I wondered what MamaGhoulette said … er, tweeted … to set Ms. Towelette off. Then I read some of MT’s other tweets, and realized what you showed us were the best of the bunch.

    For example, MT informed us all that employers like to hire enthusiastic people because they do more work so the employer doesn’t have to hire as many people. The bastards.

    Truly edifying stuff like that.

    1. SHG Post author

      There is an overarching mindset when you view the world through the prism of your personal problems. One is that there are many problems in the world, and every one of them is someone else’s fault for not doing what’s good for you. This ain’t gonna work.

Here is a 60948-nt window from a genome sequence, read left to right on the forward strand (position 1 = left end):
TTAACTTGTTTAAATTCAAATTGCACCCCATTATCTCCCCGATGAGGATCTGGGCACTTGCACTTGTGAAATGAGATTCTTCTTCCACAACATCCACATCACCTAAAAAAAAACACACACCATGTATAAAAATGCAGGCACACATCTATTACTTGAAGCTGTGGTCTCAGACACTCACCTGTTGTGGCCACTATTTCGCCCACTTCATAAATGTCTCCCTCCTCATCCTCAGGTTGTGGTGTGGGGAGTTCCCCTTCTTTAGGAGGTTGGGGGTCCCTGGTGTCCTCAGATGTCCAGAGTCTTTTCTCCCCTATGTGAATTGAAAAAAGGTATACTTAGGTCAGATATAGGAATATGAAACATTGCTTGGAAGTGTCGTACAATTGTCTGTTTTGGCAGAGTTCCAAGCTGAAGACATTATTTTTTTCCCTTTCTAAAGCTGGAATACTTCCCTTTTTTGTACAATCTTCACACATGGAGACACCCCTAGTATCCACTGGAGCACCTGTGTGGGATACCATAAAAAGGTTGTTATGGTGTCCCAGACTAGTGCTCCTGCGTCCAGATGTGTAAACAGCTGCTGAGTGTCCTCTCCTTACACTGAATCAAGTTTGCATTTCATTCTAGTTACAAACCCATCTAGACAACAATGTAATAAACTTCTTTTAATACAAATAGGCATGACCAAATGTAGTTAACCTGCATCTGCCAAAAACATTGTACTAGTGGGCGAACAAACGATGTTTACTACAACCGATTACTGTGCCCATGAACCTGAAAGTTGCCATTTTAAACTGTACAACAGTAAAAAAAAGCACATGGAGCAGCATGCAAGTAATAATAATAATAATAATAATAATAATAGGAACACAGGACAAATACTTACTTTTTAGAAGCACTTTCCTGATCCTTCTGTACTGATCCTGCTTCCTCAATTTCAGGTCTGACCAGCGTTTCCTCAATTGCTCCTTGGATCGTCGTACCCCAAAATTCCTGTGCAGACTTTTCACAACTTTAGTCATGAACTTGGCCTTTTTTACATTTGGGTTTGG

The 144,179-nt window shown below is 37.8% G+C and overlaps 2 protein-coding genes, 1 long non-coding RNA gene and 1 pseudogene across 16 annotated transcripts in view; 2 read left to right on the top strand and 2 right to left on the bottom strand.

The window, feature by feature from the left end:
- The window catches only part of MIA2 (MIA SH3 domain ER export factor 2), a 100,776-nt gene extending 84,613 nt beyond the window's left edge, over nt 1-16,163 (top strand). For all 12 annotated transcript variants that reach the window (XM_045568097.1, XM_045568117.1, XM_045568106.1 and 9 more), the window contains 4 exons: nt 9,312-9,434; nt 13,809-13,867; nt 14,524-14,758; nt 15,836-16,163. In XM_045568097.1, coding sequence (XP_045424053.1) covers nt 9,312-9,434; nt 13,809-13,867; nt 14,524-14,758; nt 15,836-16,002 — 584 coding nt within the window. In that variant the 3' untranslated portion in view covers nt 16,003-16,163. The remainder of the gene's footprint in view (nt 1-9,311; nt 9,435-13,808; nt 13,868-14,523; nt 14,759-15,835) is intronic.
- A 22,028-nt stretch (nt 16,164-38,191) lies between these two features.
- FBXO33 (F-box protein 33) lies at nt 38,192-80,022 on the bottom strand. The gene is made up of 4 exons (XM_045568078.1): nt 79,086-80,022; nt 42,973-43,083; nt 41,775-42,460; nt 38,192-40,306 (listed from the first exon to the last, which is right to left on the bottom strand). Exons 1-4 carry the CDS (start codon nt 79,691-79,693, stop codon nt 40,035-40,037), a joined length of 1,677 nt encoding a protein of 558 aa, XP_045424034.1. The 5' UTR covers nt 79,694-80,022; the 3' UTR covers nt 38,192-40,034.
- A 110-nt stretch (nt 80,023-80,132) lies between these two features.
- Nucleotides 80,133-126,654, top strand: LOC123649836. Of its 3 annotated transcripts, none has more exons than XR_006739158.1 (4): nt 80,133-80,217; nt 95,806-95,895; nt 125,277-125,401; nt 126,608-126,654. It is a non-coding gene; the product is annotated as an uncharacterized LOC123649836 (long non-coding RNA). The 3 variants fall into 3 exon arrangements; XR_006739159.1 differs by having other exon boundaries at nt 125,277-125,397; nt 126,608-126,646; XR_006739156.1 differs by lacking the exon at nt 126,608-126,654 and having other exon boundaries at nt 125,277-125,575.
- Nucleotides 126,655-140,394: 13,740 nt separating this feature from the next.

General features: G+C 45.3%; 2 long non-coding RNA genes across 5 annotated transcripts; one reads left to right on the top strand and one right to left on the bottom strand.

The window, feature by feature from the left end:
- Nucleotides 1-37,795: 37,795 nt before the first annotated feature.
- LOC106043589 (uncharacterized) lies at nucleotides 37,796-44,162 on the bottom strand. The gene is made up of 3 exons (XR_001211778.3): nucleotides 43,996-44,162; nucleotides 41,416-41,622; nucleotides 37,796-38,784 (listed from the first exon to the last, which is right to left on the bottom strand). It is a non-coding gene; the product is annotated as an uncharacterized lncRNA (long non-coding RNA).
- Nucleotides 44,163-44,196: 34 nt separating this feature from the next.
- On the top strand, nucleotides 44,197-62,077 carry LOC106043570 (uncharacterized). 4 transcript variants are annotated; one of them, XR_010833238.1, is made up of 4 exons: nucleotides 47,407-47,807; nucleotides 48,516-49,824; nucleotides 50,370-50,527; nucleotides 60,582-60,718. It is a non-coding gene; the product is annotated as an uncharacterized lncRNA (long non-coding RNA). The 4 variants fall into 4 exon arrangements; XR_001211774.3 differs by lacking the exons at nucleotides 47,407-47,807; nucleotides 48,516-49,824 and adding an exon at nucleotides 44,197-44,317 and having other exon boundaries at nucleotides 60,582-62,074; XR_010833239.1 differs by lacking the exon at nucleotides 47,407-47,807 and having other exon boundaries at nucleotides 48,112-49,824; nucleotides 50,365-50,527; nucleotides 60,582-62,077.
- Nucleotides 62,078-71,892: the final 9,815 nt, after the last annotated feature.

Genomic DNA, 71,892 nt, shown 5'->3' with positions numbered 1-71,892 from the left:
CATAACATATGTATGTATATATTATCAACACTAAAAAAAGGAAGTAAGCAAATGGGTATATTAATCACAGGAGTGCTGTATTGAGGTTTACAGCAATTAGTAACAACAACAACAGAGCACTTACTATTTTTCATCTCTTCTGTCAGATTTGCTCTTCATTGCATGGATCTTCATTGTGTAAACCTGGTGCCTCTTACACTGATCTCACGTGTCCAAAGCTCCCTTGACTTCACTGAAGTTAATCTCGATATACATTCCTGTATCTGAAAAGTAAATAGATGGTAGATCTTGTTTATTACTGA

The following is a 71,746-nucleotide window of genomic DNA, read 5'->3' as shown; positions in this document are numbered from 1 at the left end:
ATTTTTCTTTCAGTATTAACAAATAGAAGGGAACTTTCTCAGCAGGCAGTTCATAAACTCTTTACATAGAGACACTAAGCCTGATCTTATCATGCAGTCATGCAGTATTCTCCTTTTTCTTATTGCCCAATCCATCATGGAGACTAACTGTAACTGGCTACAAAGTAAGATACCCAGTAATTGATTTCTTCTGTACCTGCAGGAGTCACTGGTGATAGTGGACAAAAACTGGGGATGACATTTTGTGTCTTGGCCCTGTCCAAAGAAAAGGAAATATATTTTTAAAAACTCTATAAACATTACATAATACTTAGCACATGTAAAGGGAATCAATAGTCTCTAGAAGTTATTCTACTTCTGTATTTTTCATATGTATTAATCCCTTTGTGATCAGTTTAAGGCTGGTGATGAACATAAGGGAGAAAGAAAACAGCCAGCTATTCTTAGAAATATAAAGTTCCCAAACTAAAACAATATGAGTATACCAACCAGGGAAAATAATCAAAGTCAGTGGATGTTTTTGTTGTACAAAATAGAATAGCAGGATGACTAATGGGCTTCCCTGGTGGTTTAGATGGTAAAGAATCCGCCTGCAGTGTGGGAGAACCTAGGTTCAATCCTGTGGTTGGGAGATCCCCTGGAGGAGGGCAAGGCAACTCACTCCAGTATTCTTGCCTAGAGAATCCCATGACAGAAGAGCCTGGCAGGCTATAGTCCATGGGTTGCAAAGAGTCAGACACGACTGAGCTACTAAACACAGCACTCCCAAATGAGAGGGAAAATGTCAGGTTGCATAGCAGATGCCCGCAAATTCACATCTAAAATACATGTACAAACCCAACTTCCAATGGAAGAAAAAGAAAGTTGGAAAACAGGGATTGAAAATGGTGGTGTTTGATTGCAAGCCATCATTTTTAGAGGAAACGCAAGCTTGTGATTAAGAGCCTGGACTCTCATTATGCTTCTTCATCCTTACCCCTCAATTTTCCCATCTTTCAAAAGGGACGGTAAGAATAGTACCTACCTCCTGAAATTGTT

2. Patrick Maupin

    Contemplating whethet to tell the crisis crnter you’re trying to reason with a moist towelette.

  3. Patrick Maupin

    If the shift in perspective you note is just a couple of outliers, then meh — outliers gonna outlie.

    But if it’s widespread, it may partly be due to a shift in reality.

    If poverty is viewed as a temporary condition, it may be easy to be grateful to those who help to ameliorate this temporary affliction, and easy to vow to pay it forward when your time comes.

    If poverty is viewed as the new normal, it may be easy to be resentful of those who have more.

    Of course, despite the reality that, as a whole, millennials are not doing as well as their parents, some of them are doing quite well indeed. One would suspect that the ones doing well of their own accord are not, generally, the ones who started out being resentful.